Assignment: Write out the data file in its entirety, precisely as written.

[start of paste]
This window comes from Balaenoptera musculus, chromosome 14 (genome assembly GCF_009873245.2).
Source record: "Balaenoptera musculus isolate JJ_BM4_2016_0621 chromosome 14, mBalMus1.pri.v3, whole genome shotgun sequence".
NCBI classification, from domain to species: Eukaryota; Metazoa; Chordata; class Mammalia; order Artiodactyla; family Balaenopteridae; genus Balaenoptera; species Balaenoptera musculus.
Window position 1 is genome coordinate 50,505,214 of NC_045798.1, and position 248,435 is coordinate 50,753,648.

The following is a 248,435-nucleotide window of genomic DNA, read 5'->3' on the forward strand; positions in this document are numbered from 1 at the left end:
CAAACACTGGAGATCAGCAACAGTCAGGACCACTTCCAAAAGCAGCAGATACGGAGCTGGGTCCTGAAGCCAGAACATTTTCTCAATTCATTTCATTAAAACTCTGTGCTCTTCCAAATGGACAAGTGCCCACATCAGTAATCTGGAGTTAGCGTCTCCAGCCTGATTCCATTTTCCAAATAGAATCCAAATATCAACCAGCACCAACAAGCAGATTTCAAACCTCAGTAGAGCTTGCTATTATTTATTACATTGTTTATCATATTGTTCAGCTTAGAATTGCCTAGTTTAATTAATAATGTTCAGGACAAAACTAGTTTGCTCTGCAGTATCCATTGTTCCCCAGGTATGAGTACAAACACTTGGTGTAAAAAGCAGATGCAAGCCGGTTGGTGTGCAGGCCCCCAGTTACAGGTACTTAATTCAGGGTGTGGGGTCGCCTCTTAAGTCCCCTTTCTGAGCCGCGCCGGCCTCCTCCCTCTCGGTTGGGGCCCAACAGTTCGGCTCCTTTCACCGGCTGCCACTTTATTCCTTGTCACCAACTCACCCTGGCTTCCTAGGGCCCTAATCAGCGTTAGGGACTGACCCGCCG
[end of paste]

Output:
This window comes from Balaenoptera musculus, chromosome 14 (genome assembly GCF_009873245.2).
Source record: "Balaenoptera musculus isolate JJ_BM4_2016_0621 chromosome 14, mBalMus1.pri.v3, whole genome shotgun sequence".
NCBI classification, from domain to species: Eukaryota; Metazoa; Chordata; class Mammalia; order Artiodactyla; family Balaenopteridae; genus Balaenoptera; species Balaenoptera musculus.
Window position 1 is genome coordinate 50,505,214 of NC_045798.1, and position 248,435 is coordinate 50,753,648.

The following is a 248,435-nucleotide window of genomic DNA, read 5'->3' on the forward strand; positions in this document are numbered from 1 at the left end:
CAAACACTGGAGATCAGCAACAGTCAGGACCACTTCCAAAAGCAGCAGATACGGAGCTGGGTCCTGAAGCCAGAACATTTTCTCAATTCATTTCATTAAAACTCTGTGCTCTTCCAAATGGACAAGTGCCCACATCAGTAATCTGGAGTTAGCGTCTCCAGCCTGATTCCATTTTCCAAATAGAATCCAAATATCAACCAGCACCAACAAGCAGATTTCAAACCTCAGTAGAGCTTGCTATTATTTATTACATTGTTTATCATATTGTTCAGCTTAGAATTGCCTAGTTTAATTAATAATGTTCAGGACAAAACTAGTTTGCTCTGCAGTATCCATTGTTCCCCAGGTATGAGTACAAACACTTGGTGTAAAAAGCAGATGCAAGCCGGTTGGTGTGCAGGCCCCCAGTTACAGGTACTTAATTCAGGGTGTGGGGTCGCCTCTTAAGTCCCCTTTCTGAGCCGCGCCGGCCTCCTCCCTCTCGGTTGGGGCCCAACAGTTCGGCTCCTTTCACCGGCTGCCACTTTATTCCTTGTCACCAACTCACCCTGGCTTCCTAGGGCCCTAATCAGCGTTAGGGACTGACCCGCCG